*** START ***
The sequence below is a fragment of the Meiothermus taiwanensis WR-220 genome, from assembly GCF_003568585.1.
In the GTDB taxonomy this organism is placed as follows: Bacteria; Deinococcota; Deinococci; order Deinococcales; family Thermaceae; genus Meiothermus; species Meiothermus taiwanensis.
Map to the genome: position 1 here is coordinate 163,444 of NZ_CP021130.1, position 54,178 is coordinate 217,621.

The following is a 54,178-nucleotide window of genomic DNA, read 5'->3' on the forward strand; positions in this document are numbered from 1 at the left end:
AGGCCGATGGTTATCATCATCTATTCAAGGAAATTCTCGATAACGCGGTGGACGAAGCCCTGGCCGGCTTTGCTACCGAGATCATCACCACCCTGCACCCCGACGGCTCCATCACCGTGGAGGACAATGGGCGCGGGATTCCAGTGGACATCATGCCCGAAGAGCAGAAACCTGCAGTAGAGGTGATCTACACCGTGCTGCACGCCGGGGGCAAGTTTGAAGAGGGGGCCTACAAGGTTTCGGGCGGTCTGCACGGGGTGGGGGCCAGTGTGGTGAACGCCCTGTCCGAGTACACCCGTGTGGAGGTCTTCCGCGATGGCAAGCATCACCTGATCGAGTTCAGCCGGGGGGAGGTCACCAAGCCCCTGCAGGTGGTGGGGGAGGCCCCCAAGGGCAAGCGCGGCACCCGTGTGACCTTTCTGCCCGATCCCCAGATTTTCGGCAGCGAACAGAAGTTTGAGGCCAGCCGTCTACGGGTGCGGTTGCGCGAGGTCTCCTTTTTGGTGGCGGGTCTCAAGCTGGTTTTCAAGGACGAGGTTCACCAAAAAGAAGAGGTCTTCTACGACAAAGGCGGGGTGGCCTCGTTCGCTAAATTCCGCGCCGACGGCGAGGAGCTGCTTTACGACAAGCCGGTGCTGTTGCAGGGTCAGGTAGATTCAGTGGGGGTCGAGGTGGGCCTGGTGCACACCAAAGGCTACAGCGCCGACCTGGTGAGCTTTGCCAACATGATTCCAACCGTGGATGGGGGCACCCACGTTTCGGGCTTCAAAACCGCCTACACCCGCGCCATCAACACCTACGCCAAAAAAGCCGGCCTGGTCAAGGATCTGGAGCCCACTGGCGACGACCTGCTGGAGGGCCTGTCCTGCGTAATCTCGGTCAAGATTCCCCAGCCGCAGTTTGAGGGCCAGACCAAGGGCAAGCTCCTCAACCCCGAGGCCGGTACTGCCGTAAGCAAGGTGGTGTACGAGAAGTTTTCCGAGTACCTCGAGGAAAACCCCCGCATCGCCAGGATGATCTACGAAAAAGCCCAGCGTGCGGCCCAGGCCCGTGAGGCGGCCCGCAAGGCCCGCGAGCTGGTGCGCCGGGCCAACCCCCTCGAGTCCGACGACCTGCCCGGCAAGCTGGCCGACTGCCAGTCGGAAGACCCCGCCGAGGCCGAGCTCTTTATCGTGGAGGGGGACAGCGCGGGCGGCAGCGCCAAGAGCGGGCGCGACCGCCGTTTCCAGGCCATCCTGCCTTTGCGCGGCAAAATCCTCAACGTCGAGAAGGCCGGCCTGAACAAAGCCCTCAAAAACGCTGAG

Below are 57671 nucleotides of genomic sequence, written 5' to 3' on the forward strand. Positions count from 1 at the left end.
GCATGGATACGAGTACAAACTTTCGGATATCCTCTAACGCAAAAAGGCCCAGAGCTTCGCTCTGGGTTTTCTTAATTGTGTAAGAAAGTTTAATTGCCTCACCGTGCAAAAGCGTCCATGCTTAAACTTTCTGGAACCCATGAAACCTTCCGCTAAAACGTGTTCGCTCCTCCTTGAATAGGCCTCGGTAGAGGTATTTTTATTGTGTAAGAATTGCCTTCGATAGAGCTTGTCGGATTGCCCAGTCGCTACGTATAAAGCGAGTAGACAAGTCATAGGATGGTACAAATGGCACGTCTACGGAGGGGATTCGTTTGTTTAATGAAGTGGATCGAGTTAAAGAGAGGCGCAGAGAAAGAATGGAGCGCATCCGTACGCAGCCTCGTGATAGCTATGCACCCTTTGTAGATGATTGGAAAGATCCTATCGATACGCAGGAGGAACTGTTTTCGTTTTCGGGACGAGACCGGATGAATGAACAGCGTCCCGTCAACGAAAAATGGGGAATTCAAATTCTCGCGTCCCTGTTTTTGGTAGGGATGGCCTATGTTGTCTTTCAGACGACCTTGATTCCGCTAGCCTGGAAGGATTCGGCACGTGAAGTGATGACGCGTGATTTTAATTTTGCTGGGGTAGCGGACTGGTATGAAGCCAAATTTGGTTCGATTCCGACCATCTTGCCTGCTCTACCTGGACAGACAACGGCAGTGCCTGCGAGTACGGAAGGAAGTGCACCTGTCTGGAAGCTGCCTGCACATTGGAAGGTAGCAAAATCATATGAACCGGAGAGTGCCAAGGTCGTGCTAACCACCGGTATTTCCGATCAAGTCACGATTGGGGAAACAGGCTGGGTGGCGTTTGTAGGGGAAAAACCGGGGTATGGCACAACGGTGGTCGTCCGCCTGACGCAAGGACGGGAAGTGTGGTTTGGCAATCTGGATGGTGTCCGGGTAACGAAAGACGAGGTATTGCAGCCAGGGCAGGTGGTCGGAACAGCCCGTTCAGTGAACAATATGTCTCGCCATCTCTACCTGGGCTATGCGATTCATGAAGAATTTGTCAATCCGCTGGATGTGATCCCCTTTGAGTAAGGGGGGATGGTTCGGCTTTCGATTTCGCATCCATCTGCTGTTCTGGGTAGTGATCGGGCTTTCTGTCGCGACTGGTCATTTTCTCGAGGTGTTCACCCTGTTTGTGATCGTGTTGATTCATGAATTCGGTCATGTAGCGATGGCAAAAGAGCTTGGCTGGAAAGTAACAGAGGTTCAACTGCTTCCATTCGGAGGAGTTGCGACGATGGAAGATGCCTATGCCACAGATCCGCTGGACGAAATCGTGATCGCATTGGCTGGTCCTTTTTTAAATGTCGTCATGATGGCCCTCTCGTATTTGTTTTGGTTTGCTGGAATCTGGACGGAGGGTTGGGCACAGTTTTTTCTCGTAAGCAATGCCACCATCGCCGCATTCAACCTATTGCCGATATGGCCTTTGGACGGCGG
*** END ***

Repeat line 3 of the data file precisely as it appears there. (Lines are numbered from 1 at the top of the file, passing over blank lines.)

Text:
Map to the genome: position 1 here is coordinate 163,444 of NZ_CP021130.1, position 54,178 is coordinate 217,621.